Assessment of Human-to-Human Transmissibility of Avian Influenza A(H7N9) Virus Across 5 Waves by Analyzing Clusters of Case Patients in Mainland China, 2013-2017.


The 2016-17 epidemic of human infections with avian influenza A(H7N9) virus was alarming, due to the surge in reported cases across a wide geographic area and the emergence of highly-pathogenic A(H7N9) viruses. Our study aimed to assess whether the human-to-human transmission risk of A(H7N9) virus has changed across the 5 waves since 2013.

Data on human cases and clusters of A(H7N9) virus infection were collected from the World Health Organization, open access national and provincial reports, informal online sources, and published literature. We compared the epidemiological characteristics of sporadic and cluster cases, estimated the relative risk (RR) of infection in blood relatives and non-blood relatives, and estimated the bounds on the effective reproductive number (Re) across waves from 2013 through September 2017.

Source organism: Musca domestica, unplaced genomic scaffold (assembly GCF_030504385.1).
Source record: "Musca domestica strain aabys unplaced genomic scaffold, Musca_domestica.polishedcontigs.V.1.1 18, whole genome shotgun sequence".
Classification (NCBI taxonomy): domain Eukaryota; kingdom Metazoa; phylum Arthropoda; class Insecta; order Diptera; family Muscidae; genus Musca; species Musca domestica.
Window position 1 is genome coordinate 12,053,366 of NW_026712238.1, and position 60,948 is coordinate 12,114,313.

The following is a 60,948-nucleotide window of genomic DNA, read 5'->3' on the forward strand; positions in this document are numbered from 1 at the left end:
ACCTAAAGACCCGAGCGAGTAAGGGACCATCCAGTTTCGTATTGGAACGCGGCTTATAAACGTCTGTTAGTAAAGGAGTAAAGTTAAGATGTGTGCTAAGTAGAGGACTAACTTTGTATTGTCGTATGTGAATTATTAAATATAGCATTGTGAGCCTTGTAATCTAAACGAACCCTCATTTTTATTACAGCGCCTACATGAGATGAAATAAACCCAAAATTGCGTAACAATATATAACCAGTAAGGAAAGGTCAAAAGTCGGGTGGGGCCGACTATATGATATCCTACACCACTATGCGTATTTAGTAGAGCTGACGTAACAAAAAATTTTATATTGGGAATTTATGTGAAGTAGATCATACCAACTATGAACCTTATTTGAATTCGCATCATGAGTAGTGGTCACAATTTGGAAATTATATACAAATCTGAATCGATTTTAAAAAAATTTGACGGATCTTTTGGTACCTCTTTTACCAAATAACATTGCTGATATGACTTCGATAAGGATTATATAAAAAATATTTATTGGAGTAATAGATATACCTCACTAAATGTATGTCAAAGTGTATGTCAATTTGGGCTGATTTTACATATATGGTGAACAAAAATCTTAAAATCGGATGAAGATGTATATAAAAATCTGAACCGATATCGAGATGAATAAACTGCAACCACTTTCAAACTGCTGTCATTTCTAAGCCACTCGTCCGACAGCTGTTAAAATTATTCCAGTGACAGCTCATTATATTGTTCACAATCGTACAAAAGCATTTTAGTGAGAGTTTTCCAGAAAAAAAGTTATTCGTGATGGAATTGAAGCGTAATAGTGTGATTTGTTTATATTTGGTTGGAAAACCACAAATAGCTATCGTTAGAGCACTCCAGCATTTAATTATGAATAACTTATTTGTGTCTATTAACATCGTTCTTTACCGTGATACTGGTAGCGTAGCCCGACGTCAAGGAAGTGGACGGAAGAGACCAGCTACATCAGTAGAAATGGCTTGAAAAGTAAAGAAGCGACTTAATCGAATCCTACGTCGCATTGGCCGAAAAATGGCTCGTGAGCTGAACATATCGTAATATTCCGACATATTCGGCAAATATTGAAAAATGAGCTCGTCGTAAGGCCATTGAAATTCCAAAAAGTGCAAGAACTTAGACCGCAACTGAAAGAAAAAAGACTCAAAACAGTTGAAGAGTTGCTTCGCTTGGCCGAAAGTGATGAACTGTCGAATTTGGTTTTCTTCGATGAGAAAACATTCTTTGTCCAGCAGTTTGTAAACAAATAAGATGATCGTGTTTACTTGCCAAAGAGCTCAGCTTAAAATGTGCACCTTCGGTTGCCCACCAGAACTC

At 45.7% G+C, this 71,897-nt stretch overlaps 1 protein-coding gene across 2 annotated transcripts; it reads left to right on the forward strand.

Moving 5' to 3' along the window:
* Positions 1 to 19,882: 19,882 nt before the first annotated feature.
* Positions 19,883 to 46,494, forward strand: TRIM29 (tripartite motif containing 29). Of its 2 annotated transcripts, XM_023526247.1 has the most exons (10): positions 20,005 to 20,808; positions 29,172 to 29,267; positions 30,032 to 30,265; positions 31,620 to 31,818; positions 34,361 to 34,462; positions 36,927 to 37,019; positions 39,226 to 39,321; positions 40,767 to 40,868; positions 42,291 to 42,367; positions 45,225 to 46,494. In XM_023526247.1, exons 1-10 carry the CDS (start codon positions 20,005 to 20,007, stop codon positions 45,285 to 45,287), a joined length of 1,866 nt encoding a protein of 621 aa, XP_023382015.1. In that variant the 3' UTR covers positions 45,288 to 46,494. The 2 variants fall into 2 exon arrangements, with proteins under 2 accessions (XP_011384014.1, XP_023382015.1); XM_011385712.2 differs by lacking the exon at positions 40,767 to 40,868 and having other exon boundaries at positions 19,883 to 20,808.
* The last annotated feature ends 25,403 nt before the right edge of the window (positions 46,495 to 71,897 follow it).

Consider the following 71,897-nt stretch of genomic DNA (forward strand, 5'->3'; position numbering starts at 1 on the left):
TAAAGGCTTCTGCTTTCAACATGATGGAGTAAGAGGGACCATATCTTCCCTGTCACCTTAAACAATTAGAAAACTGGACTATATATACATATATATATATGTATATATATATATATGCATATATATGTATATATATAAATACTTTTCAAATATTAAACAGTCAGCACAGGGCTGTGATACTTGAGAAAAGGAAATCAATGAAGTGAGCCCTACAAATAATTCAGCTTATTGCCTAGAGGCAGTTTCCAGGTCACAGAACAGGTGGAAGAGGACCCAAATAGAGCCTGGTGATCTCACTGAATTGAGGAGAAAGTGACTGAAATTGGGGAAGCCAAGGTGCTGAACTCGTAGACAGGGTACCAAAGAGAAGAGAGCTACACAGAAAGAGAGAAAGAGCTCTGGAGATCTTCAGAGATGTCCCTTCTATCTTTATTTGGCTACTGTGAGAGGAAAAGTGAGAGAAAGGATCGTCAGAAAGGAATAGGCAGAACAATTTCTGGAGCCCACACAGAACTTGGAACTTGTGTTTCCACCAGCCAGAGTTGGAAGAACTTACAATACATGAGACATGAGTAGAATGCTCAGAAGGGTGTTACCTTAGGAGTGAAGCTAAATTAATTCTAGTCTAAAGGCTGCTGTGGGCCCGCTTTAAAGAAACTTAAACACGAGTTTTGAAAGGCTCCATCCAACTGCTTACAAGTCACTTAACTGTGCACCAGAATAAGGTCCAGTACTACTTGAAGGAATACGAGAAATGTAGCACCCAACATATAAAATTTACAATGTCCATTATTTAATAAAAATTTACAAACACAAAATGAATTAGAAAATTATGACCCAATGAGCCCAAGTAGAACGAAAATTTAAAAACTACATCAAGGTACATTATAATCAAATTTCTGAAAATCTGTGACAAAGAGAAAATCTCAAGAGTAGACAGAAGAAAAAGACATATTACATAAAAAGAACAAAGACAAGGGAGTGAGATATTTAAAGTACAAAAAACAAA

The small cluster size and low Re suggest that human-to-human transmissibility of A(H7N9) virus has not changed over time and remains limited to date. Continuous assessment of A(H7N9) virus infections and human case clusters is of crucial importance for public health.

We identified 40 human clusters of A(H7N9) virus infection, with a median cluster size of 2 (range 2-3). The overall RR of infection in blood relatives versus non-blood relatives was 1.65 (95% confidence interval [CI]: 0.88, 3.09), and was not significantly different across waves (χ2 = 2.66, P = .617). The upper limit of Re for A(H7N9) virus was 0.12 (95% CI: 0.10, 0.14) and was not significantly different across waves (χ2 = 1.52, P = .822).

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